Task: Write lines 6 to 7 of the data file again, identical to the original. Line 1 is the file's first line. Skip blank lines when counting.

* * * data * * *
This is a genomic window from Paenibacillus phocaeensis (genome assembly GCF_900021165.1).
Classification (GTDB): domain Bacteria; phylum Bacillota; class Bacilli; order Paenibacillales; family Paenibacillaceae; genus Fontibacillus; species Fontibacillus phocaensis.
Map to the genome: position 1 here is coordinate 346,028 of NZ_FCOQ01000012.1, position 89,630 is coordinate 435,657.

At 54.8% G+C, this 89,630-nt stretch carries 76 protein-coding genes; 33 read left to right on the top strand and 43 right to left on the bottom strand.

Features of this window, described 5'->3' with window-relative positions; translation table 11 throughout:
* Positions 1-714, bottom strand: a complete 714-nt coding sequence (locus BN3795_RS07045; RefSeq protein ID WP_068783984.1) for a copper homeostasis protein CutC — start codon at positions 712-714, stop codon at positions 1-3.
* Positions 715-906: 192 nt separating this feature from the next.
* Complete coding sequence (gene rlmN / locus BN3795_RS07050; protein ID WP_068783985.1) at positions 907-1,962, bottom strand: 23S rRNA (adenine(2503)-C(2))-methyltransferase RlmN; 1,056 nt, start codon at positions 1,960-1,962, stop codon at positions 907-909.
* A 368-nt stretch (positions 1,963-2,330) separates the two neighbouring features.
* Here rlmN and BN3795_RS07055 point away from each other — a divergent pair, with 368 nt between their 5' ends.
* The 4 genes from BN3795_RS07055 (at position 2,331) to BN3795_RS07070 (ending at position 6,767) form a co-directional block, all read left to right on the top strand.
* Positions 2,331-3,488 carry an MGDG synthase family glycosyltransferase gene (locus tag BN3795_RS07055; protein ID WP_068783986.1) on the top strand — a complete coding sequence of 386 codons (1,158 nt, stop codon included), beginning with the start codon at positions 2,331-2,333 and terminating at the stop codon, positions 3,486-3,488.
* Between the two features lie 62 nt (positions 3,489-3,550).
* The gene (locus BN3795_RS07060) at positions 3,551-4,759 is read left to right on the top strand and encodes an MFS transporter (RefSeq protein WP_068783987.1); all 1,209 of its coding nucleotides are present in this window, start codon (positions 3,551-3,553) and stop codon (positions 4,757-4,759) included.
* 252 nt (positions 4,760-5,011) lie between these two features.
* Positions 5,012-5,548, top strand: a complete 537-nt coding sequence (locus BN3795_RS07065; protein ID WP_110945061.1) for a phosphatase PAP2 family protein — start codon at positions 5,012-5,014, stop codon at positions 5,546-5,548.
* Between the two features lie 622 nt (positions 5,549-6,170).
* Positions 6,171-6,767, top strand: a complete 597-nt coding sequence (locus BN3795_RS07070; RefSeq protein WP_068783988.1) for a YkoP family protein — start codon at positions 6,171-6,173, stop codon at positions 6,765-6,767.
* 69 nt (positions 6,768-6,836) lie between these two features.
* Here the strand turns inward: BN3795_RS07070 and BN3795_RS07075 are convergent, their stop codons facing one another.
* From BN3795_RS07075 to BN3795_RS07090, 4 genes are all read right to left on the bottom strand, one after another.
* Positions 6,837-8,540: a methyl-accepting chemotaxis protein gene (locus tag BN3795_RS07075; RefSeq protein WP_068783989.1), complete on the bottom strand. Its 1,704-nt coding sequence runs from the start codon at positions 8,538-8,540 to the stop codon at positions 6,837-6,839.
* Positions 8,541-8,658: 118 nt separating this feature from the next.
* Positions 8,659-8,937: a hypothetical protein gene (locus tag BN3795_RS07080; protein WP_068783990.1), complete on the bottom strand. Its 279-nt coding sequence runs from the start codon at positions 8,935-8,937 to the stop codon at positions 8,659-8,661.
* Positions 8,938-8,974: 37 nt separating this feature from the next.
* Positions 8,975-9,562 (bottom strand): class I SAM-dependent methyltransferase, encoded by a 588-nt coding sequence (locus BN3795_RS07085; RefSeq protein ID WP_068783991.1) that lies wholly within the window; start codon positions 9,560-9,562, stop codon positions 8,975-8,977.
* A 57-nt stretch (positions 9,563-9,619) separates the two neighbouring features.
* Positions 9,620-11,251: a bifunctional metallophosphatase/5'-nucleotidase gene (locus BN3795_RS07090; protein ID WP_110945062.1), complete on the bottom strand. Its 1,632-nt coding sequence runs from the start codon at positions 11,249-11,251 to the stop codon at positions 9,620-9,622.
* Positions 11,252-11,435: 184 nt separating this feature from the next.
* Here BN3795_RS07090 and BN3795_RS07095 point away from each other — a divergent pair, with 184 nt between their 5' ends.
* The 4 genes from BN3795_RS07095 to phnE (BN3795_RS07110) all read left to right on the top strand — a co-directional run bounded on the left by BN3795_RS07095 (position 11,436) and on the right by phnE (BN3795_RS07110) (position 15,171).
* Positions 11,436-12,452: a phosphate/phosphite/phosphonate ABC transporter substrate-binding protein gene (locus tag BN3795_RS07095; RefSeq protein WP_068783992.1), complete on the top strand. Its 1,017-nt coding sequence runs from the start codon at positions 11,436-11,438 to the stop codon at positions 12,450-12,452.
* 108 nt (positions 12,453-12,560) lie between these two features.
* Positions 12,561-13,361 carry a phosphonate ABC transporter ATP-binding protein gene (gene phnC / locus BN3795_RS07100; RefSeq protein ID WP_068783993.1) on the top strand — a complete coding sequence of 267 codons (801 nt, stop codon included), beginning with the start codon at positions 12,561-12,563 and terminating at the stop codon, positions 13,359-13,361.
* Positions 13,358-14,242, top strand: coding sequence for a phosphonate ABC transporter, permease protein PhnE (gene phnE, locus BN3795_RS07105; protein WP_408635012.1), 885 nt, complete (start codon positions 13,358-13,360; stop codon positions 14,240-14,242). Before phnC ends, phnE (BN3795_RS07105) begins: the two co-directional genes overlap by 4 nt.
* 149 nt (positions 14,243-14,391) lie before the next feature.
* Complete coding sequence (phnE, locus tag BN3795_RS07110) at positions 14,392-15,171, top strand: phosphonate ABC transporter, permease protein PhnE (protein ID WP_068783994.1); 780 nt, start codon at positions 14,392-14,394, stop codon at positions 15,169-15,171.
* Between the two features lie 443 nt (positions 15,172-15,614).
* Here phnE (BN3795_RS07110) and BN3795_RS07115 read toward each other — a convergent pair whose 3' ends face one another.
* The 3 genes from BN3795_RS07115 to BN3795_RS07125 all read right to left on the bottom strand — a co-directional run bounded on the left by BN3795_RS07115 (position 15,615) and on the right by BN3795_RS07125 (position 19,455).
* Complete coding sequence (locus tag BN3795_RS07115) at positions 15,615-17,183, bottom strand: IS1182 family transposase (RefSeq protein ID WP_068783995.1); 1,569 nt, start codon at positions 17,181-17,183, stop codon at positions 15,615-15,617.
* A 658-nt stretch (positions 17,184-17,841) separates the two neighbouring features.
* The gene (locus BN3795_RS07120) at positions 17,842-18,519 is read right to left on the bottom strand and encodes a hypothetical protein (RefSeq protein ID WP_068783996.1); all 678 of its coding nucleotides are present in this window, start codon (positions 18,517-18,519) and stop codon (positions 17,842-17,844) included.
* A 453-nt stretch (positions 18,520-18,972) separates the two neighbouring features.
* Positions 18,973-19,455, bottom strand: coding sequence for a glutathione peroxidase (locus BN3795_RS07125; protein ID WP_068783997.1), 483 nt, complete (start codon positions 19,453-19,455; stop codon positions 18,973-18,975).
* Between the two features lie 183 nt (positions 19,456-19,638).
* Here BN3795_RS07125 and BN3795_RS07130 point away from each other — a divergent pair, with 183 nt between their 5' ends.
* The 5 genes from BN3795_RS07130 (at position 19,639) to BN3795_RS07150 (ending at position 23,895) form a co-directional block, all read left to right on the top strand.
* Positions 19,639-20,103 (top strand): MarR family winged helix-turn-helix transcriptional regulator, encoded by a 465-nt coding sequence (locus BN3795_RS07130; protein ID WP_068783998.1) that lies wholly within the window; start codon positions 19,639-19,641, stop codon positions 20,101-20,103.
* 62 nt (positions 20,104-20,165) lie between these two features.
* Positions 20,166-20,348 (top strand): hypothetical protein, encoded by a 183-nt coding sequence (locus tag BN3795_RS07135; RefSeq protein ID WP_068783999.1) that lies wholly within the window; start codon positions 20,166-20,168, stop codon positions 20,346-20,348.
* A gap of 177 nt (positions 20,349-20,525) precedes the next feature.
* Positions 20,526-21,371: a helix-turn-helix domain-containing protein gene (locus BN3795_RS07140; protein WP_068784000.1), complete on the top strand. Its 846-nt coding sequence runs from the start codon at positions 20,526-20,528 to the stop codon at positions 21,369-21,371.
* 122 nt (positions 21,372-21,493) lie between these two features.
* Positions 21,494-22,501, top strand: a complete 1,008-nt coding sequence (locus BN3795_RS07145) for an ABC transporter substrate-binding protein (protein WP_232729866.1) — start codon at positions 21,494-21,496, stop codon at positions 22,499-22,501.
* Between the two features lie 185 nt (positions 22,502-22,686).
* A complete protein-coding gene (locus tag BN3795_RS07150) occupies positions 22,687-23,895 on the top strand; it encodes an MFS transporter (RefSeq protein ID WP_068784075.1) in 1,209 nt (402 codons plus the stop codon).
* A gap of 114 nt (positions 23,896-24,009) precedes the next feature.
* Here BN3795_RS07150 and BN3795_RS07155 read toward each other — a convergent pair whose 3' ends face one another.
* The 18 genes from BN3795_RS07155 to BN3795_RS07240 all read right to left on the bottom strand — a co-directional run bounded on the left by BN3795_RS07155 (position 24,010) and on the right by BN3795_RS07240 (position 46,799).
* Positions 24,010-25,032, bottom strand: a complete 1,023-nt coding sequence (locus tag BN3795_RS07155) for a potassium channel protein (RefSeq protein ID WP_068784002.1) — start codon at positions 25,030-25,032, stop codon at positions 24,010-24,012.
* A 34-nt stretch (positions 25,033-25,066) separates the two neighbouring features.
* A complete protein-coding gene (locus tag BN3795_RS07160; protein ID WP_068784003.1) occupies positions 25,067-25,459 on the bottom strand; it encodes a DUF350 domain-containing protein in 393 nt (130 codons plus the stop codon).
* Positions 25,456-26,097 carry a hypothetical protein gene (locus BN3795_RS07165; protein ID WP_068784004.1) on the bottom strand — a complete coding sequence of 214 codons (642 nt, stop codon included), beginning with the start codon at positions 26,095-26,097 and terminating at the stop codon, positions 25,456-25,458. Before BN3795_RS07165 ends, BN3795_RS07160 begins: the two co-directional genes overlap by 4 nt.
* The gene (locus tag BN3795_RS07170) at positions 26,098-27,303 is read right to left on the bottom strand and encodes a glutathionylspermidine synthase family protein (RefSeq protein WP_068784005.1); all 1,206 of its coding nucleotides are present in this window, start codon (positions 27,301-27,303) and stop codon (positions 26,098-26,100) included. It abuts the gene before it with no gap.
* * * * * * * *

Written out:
* Positions 1-714, bottom strand: a complete 714-nt coding sequence (locus BN3795_RS07045; RefSeq protein ID WP_068783984.1) for a copper homeostasis protein CutC — start codon at positions 712-714, stop codon at positions 1-3.
* Positions 715-906: 192 nt separating this feature from the next.